“We’re in the middle of an incredible moment in the health care industry, where expectations and standards are shifting.”
That statement was part of the opening remarks from Cerner’s Senior Vice President of Population Health John Glaser at the 2017 Cerner Health Conference. His position was a strong one: The industry, he says, is shifting from reactive sick care to proactive health management, from fragmented niche care to a cross-continuum care system and from reward for volume to reward for quality, efficiency and safety.
Today, we’re watching as the physician, long considered to be at center of the health care universe, is moving aside in favor of the consumer.
These shifts aren’t happening in a vacuum: They’re touching in every area of the industry, and they are reshaping the way the business of health care is done. Here’s a look at some of the top trends that will push the industry forward in 2018.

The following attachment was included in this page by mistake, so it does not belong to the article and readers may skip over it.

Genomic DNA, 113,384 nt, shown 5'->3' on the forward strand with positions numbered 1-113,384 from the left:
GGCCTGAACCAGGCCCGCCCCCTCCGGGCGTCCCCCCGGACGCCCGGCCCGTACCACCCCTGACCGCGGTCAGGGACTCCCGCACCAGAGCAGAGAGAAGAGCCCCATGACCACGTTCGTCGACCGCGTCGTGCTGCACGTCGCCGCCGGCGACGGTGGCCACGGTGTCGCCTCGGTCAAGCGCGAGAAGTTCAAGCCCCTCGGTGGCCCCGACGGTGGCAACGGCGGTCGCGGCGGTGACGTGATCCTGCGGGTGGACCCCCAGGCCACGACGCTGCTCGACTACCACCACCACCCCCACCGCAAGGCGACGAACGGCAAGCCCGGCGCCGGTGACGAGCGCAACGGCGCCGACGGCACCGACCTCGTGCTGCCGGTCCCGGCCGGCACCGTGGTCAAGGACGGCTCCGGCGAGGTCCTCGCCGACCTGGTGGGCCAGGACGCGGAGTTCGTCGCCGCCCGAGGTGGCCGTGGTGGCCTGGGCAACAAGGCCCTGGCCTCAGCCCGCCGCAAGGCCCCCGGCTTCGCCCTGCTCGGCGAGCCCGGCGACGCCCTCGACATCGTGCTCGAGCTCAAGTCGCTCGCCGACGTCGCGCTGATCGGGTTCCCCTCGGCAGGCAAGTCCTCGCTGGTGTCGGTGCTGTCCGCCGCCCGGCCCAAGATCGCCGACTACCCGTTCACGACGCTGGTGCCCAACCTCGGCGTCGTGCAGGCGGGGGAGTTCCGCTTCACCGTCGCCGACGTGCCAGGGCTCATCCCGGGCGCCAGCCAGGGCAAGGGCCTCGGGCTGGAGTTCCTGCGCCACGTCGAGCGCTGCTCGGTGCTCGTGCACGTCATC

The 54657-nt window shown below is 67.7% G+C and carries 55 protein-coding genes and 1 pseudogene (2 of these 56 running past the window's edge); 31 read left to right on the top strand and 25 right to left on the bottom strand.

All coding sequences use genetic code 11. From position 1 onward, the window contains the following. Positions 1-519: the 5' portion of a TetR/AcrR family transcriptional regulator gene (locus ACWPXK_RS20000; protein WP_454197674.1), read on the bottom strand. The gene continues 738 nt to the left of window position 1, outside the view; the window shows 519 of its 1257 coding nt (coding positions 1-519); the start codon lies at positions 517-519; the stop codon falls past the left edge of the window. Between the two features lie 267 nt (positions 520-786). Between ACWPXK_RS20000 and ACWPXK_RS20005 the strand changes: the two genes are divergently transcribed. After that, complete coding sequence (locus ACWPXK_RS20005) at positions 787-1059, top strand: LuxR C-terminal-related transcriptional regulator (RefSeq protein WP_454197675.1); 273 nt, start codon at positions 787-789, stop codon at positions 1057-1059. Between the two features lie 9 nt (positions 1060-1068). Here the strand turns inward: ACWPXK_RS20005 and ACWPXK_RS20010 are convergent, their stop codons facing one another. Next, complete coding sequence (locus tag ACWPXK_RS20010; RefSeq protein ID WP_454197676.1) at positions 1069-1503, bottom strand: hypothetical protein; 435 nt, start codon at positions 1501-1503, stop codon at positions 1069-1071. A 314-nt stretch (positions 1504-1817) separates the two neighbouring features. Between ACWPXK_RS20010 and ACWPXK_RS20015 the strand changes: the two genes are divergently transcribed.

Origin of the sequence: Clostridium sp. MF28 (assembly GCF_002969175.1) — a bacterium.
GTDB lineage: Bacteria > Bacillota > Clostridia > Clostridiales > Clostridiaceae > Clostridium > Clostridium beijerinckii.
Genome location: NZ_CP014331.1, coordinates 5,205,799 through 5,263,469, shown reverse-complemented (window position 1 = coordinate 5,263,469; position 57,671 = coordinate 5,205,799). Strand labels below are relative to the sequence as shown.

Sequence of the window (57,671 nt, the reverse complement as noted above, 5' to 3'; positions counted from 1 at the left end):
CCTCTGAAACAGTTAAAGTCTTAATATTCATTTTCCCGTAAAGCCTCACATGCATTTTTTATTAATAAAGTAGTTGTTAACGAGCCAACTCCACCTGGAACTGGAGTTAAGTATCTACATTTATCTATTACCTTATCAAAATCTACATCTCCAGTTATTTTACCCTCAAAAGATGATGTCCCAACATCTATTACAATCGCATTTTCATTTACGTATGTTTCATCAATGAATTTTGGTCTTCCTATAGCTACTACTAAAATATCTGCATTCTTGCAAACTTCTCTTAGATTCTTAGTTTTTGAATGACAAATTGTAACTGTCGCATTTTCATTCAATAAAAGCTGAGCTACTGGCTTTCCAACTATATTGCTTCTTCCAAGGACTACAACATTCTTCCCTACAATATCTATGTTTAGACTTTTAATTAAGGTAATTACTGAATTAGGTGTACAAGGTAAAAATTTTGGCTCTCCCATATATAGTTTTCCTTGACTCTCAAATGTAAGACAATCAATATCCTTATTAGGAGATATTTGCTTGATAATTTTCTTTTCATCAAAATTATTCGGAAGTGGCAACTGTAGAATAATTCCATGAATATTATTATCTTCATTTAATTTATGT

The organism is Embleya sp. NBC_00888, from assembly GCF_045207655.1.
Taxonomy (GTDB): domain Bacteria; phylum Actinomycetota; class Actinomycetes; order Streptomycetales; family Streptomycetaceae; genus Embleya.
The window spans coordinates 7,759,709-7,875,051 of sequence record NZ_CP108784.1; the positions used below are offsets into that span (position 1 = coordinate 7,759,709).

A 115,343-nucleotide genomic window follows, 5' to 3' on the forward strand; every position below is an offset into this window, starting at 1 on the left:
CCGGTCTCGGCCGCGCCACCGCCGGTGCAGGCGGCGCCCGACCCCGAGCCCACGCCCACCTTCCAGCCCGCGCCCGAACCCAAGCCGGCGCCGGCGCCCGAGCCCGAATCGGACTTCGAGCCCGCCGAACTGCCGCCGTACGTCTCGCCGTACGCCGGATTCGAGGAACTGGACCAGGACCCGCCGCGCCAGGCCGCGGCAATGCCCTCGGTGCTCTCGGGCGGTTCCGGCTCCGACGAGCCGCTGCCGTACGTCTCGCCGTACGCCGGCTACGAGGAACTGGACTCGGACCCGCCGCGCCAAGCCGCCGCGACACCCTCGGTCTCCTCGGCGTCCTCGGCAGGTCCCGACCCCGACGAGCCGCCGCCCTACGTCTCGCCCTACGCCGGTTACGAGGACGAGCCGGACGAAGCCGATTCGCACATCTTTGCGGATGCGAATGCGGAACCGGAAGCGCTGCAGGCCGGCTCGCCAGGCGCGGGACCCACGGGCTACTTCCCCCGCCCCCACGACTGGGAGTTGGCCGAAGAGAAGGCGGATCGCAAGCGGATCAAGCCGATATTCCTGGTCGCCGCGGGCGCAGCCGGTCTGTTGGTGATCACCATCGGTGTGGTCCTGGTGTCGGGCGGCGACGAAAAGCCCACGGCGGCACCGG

Consumer-centered health care
We talked a lot about the rise of consumerism in health care over the last year, and that train is not going to slow down in 2018. Increasingly, we're seeing people wanting to have a more active role in managing their own health and care (this is particularly clear when we consider the rise of mobile health apps and wearables). They expect the same level of information, detail and options that they have in other industries when it comes to making purchase decisions, and there is a rising call for data transparency and access.
While there have been some great strides toward empowering the individual with health care organizations working to improve the patient experience, we're still waiting for the health care industry to wholly adapt to the needs of the consumer.